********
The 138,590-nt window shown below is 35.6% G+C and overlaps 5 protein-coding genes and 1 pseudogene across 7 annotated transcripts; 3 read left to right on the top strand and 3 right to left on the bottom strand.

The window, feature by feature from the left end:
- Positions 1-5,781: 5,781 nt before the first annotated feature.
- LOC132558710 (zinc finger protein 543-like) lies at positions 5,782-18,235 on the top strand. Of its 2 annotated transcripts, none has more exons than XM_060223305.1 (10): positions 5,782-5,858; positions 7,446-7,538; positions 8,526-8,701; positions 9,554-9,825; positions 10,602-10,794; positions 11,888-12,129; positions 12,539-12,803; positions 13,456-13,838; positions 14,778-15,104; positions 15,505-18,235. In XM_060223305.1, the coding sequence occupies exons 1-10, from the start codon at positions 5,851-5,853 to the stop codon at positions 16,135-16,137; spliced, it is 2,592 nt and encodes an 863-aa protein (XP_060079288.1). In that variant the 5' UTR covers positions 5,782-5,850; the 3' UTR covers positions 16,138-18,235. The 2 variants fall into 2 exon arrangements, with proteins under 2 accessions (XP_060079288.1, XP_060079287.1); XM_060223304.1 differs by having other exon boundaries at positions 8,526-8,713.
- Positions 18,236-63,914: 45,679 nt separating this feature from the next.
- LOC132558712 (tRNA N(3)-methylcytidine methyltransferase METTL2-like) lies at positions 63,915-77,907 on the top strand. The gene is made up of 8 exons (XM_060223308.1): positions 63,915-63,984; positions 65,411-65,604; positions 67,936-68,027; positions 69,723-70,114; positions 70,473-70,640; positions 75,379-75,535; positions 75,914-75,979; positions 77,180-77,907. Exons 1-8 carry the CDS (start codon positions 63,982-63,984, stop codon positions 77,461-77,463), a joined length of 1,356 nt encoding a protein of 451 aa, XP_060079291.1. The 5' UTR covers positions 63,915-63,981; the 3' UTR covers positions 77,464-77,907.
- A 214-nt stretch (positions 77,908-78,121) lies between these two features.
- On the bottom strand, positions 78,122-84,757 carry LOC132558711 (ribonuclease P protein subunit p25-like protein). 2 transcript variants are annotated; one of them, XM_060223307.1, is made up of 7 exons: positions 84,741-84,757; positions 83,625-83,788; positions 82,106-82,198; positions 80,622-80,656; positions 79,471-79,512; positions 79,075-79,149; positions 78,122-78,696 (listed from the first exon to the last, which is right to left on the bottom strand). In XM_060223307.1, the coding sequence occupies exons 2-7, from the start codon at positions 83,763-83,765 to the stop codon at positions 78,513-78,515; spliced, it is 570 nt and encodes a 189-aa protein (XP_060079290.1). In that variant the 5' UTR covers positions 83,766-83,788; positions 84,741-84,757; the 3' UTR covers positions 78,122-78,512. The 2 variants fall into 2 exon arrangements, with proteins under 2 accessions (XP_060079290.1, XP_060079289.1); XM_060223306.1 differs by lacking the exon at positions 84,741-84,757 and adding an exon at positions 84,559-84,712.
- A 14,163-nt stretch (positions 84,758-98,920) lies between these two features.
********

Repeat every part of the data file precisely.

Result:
The 138,590-nt window shown below is 35.6% G+C and overlaps 5 protein-coding genes and 1 pseudogene across 7 annotated transcripts; 3 read left to right on the top strand and 3 right to left on the bottom strand.

The window, feature by feature from the left end:
- Positions 1-5,781: 5,781 nt before the first annotated feature.
- LOC132558710 (zinc finger protein 543-like) lies at positions 5,782-18,235 on the top strand. Of its 2 annotated transcripts, none has more exons than XM_060223305.1 (10): positions 5,782-5,858; positions 7,446-7,538; positions 8,526-8,701; positions 9,554-9,825; positions 10,602-10,794; positions 11,888-12,129; positions 12,539-12,803; positions 13,456-13,838; positions 14,778-15,104; positions 15,505-18,235. In XM_060223305.1, the coding sequence occupies exons 1-10, from the start codon at positions 5,851-5,853 to the stop codon at positions 16,135-16,137; spliced, it is 2,592 nt and encodes an 863-aa protein (XP_060079288.1). In that variant the 5' UTR covers positions 5,782-5,850; the 3' UTR covers positions 16,138-18,235. The 2 variants fall into 2 exon arrangements, with proteins under 2 accessions (XP_060079288.1, XP_060079287.1); XM_060223304.1 differs by having other exon boundaries at positions 8,526-8,713.
- Positions 18,236-63,914: 45,679 nt separating this feature from the next.
- LOC132558712 (tRNA N(3)-methylcytidine methyltransferase METTL2-like) lies at positions 63,915-77,907 on the top strand. The gene is made up of 8 exons (XM_060223308.1): positions 63,915-63,984; positions 65,411-65,604; positions 67,936-68,027; positions 69,723-70,114; positions 70,473-70,640; positions 75,379-75,535; positions 75,914-75,979; positions 77,180-77,907. Exons 1-8 carry the CDS (start codon positions 63,982-63,984, stop codon positions 77,461-77,463), a joined length of 1,356 nt encoding a protein of 451 aa, XP_060079291.1. The 5' UTR covers positions 63,915-63,981; the 3' UTR covers positions 77,464-77,907.
- A 214-nt stretch (positions 77,908-78,121) lies between these two features.
- On the bottom strand, positions 78,122-84,757 carry LOC132558711 (ribonuclease P protein subunit p25-like protein). 2 transcript variants are annotated; one of them, XM_060223307.1, is made up of 7 exons: positions 84,741-84,757; positions 83,625-83,788; positions 82,106-82,198; positions 80,622-80,656; positions 79,471-79,512; positions 79,075-79,149; positions 78,122-78,696 (listed from the first exon to the last, which is right to left on the bottom strand). In XM_060223307.1, the coding sequence occupies exons 2-7, from the start codon at positions 83,763-83,765 to the stop codon at positions 78,513-78,515; spliced, it is 570 nt and encodes a 189-aa protein (XP_060079290.1). In that variant the 5' UTR covers positions 83,766-83,788; positions 84,741-84,757; the 3' UTR covers positions 78,122-78,512. The 2 variants fall into 2 exon arrangements, with proteins under 2 accessions (XP_060079290.1, XP_060079289.1); XM_060223306.1 differs by lacking the exon at positions 84,741-84,757 and adding an exon at positions 84,559-84,712.
- A 14,163-nt stretch (positions 84,758-98,920) lies between these two features.